“What good are the rules,” Jules asked, “the laws, moral this and that, when you can’t follow them and protect your family at the same time?”
*** A copy of this book was kindly provided to me by Netgalley and St. Martin’s Press in exchange for an honest review. Thank you! ***
Ever since I first heard about The Gypsy Moth Summer I’ve been intrigued by this story. I’ve heard lots of interesting things about it since I first added it to my list, but somehow it has taken me months to actually pick it up. One of the reasons is probably that I tend to have mixed reactions when it comes to literary fiction… And unfortunately The Gypsy Moth Summer ended up being one of those books where the genre just didn’t work for me. I really wanted to like this story and the plot is without doubt both intriguing and well developed. I liked the idea behind the island of Avalon, its history and all events leading up to its ‘climax’ during the summer of 1992. Why wasn’t my reading experience better then, would you wonder? First of all, during the whole length of this story I found myself unable to connect to the characters OR get used to the writing style, which put a mayor damper on things. I’m not saying this story isn’t well written, but it’s what you call an acquired taste or at least doesn’t appeal to everyone. It just all felt a bit too chaotic to my taste and I personally struggled with this story. I understand the gypsy moth information bits are used to bind the plot together and these insects play a both a literal and symbolic role in the story, but unfortunately they mostly ended up distracting from the plot. And as for the characters: like I said before I found it impossible to warm up to them and I couldn’t really appreciate the liberal use of sex, drugs and alcohol in the story without consequences either. It might be that those elements are used to symbolize the chaos unfolding on the island, but it mostly made me dislike the characters even more. All in all The Gypsy Moth Summer definitely wasn’t for me… But if you enjoy reading literally fiction and like the sound of this story, don’t let my review discourage you.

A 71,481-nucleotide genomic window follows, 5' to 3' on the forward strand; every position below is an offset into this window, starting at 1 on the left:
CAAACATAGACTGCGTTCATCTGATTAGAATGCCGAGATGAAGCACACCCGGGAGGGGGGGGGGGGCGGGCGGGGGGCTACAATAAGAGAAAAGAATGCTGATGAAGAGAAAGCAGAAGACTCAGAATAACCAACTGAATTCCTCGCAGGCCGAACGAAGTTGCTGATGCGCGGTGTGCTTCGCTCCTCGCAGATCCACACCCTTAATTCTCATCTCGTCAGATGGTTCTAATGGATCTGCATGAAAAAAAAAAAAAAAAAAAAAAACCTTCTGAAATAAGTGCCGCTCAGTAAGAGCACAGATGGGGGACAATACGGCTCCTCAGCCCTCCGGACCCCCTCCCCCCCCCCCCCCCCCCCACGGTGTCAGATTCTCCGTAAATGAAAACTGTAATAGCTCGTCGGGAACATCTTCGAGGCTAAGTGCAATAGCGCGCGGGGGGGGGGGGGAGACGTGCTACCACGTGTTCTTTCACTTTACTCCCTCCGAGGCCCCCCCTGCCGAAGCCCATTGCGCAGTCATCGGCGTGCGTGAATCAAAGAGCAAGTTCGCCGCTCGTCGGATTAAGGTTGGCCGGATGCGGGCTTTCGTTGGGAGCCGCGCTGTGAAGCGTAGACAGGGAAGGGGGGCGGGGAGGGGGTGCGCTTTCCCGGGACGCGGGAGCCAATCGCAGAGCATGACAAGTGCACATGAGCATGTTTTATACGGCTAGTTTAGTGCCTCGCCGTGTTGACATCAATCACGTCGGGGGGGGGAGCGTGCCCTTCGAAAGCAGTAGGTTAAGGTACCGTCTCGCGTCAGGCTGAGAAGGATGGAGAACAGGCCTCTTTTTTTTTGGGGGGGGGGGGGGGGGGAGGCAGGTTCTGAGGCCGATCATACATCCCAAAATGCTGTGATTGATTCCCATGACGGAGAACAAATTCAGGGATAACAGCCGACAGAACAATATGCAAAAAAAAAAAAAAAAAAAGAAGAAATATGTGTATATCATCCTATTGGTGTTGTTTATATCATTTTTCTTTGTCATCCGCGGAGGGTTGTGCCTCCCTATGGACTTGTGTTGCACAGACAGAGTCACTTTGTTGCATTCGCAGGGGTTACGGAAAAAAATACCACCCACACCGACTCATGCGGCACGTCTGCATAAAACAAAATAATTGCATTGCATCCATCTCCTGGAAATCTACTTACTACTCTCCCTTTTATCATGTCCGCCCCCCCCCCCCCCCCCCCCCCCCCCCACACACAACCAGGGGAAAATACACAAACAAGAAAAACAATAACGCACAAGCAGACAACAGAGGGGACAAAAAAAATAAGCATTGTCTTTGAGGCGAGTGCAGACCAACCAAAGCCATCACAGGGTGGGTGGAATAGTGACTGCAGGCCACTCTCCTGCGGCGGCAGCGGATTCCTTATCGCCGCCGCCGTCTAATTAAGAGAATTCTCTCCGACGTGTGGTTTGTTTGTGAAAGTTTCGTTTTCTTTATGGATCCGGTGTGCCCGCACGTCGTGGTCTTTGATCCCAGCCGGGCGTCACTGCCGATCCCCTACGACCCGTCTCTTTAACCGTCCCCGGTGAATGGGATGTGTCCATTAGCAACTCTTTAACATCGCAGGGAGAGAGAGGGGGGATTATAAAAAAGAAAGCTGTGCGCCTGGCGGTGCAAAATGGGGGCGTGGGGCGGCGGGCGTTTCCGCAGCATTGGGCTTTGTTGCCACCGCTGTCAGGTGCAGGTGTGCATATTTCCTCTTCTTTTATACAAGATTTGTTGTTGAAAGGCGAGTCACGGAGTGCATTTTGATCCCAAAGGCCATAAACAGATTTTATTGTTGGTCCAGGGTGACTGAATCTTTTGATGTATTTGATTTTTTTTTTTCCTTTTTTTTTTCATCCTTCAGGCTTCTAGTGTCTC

It’s the summer of 1992 on Avalon, a small islett off the coast of Long Island. The normally quiet island is being invaded by gypsy moths, the caterpillars eating everything that they can find and becoming a true plague. The insects are becoming one of the main topics of conversation on the island, but that is not the only thing the islanders talk about. Leslie Day Marshall, the daughter of Avalon’s most prominent family, returns to the island with her husband and children. Nothing special would you say, but the fact is that Leslie’s husband Jules is African-American and the island is packed with predominantly white conservatives quick to form their opinions about the family… And than there is the topic of the factory and the graffiti.
I really wanted to enjoy this story and I still think the plot itself is both rich, provoking and fascinating, but unfortunately The Gypsy Moth Summer ended up being one of those titles that just isn’t for me. Literary fiction can go either way with me in general, so that might just have been the problem here; if you enjoy the genre I would suggest still giving this story a go. That said, I couldn’t ignore the chaotic feel of the storytelling, my lack of connection to the characters, certain elements that bothered me or the fact I couldn’t warm up to the writing style.